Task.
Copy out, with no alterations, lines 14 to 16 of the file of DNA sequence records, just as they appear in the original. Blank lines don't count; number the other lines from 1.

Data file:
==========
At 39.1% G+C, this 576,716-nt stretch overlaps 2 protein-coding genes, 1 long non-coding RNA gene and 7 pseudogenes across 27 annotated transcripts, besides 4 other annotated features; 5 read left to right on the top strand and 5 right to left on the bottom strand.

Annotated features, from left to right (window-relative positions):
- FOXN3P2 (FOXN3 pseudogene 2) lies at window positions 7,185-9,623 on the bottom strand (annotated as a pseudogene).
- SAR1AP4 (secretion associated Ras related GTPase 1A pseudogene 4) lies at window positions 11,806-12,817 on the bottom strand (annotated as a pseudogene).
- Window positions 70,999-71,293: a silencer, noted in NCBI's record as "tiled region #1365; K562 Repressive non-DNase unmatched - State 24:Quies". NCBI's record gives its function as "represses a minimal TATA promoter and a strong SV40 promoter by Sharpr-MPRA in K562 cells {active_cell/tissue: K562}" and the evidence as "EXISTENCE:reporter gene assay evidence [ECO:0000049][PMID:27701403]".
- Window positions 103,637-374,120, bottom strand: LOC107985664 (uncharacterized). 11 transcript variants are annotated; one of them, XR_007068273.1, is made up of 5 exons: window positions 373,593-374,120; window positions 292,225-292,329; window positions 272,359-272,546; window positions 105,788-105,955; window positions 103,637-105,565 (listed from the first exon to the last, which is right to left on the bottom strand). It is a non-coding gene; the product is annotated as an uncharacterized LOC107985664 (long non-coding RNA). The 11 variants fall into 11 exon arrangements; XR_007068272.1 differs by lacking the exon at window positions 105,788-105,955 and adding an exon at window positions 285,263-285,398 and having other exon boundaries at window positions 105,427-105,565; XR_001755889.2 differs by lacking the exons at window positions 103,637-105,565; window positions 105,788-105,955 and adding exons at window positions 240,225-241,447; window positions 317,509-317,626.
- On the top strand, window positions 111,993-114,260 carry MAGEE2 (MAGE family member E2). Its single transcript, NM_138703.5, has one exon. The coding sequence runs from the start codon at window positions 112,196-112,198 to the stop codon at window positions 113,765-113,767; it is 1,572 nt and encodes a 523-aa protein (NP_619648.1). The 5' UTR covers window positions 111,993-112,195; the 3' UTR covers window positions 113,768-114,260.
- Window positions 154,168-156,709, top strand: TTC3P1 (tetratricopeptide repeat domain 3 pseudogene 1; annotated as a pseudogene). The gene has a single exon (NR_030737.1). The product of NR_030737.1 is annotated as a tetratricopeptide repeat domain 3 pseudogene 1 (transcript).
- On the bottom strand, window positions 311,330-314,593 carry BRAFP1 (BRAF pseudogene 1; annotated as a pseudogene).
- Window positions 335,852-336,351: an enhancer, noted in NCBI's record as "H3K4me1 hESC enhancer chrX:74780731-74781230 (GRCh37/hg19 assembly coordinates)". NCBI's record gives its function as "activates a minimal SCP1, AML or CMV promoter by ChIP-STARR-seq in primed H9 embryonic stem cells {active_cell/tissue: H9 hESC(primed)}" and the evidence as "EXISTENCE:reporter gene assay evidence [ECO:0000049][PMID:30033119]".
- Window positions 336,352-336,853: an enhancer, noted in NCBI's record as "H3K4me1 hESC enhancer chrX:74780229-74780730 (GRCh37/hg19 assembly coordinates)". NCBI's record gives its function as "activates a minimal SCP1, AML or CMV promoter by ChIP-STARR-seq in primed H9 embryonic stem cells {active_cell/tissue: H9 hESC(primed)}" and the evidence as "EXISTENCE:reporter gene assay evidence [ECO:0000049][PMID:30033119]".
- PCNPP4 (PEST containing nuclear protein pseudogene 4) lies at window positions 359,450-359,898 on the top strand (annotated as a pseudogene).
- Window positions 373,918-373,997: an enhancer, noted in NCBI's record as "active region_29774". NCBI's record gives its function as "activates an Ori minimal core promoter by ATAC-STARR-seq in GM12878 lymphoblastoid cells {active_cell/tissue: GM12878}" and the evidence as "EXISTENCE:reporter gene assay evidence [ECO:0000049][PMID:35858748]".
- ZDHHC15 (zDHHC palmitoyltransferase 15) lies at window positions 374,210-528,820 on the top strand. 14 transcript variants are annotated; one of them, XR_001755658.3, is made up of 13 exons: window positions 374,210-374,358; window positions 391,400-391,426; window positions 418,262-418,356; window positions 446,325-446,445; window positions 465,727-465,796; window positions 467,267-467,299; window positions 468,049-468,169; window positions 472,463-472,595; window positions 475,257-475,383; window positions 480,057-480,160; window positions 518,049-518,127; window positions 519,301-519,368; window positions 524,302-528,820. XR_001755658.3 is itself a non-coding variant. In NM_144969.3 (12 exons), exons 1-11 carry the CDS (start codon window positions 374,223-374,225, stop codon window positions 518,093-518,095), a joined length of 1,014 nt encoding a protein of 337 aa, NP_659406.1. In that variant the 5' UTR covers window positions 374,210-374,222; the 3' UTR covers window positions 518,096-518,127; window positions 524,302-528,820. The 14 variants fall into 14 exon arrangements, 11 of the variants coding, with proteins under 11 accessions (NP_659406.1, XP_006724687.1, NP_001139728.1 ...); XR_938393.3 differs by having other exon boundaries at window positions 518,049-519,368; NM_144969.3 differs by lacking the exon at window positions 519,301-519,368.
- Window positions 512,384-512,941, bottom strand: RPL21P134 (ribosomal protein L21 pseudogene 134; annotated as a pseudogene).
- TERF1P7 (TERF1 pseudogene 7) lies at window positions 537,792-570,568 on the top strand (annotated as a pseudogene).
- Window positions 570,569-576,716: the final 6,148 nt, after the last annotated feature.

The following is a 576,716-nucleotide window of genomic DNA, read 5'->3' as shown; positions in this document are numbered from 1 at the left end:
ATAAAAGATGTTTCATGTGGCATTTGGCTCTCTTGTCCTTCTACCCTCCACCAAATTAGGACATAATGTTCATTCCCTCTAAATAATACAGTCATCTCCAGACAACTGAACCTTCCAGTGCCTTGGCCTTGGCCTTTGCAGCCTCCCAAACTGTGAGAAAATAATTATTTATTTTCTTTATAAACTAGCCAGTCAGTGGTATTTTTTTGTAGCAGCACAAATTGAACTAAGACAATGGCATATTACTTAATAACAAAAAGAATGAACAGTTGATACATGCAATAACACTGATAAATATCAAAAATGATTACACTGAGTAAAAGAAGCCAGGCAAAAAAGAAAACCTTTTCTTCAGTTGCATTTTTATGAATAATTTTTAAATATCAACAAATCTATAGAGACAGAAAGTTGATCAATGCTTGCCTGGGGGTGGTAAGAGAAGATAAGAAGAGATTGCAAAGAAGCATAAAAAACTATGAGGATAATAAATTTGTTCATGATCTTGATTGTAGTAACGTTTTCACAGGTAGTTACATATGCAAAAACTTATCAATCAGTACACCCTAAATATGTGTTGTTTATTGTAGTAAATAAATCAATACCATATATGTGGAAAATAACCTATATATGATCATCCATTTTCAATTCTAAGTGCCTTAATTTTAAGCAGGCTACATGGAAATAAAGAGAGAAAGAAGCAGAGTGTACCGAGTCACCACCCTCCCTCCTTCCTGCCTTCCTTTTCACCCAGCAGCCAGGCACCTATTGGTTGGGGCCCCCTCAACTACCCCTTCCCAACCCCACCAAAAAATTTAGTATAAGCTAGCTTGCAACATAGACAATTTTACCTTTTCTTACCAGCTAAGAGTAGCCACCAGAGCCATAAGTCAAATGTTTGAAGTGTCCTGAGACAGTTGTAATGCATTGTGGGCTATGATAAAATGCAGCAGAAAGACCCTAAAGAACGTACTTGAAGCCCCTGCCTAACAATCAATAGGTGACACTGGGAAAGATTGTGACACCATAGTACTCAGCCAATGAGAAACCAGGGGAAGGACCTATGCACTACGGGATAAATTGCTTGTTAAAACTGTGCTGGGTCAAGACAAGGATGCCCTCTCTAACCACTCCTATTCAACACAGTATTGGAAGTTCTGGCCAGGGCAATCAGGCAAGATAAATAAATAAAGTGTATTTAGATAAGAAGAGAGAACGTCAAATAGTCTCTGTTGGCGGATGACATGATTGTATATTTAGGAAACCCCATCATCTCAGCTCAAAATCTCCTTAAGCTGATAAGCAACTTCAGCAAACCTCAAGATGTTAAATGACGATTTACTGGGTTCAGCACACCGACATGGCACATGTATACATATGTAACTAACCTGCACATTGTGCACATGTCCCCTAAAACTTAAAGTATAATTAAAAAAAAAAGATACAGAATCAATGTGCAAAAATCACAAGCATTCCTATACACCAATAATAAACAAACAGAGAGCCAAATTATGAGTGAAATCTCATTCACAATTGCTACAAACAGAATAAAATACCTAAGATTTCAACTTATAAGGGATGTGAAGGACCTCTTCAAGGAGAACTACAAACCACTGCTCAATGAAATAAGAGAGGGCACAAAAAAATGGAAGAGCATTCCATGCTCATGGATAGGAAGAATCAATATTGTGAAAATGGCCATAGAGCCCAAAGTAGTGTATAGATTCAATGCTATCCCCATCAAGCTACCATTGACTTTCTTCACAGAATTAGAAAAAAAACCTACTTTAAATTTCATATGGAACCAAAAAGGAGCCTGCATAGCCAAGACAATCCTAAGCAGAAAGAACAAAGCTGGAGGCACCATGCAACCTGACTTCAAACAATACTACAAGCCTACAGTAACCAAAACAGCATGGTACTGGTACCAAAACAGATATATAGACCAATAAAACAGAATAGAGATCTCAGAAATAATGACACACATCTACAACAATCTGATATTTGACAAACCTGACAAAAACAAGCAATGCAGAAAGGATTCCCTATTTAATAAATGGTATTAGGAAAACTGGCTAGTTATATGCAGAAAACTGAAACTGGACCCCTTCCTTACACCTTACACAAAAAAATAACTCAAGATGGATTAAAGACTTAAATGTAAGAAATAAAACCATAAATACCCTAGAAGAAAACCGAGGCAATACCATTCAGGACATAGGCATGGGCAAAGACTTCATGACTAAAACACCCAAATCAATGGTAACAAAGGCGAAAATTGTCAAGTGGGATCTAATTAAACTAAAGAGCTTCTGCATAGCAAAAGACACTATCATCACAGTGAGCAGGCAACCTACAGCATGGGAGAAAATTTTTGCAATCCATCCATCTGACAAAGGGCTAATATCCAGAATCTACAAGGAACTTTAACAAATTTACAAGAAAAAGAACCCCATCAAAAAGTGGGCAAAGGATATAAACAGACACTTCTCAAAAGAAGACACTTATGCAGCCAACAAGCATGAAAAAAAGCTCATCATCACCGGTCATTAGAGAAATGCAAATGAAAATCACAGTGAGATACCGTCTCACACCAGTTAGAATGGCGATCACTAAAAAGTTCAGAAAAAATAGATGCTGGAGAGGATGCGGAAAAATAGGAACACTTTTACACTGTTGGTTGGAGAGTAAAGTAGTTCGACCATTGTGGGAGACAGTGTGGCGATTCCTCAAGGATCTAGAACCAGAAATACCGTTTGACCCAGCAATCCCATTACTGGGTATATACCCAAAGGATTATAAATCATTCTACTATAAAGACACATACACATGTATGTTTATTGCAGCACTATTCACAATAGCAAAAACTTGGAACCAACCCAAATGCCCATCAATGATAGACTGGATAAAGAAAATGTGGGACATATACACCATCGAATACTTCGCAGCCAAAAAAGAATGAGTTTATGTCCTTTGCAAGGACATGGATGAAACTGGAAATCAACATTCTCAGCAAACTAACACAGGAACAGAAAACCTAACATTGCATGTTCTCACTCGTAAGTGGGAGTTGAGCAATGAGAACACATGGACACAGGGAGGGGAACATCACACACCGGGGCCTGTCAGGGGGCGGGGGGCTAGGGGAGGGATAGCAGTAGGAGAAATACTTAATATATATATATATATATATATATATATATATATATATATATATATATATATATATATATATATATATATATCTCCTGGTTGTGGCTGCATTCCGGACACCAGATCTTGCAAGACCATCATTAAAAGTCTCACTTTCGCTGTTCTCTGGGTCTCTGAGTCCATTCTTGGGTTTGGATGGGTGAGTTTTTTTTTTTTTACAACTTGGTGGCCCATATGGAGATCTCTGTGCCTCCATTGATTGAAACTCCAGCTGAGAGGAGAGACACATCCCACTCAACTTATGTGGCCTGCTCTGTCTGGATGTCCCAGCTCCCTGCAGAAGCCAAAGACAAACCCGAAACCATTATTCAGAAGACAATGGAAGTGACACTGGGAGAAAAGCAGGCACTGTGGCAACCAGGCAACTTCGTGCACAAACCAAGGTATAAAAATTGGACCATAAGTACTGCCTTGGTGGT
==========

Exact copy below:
- ZDHHC15 (zDHHC palmitoyltransferase 15) lies at window positions 374,210-528,820 on the top strand. 14 transcript variants are annotated; one of them, XR_001755658.3, is made up of 13 exons: window positions 374,210-374,358; window positions 391,400-391,426; window positions 418,262-418,356; window positions 446,325-446,445; window positions 465,727-465,796; window positions 467,267-467,299; window positions 468,049-468,169; window positions 472,463-472,595; window positions 475,257-475,383; window positions 480,057-480,160; window positions 518,049-518,127; window positions 519,301-519,368; window positions 524,302-528,820. XR_001755658.3 is itself a non-coding variant. In NM_144969.3 (12 exons), exons 1-11 carry the CDS (start codon window positions 374,223-374,225, stop codon window positions 518,093-518,095), a joined length of 1,014 nt encoding a protein of 337 aa, NP_659406.1. In that variant the 5' UTR covers window positions 374,210-374,222; the 3' UTR covers window positions 518,096-518,127; window positions 524,302-528,820. The 14 variants fall into 14 exon arrangements, 11 of the variants coding, with proteins under 11 accessions (NP_659406.1, XP_006724687.1, NP_001139728.1 ...); XR_938393.3 differs by having other exon boundaries at window positions 518,049-519,368; NM_144969.3 differs by lacking the exon at window positions 519,301-519,368.
- Window positions 512,384-512,941, bottom strand: RPL21P134 (ribosomal protein L21 pseudogene 134; annotated as a pseudogene).
- TERF1P7 (TERF1 pseudogene 7) lies at window positions 537,792-570,568 on the top strand (annotated as a pseudogene).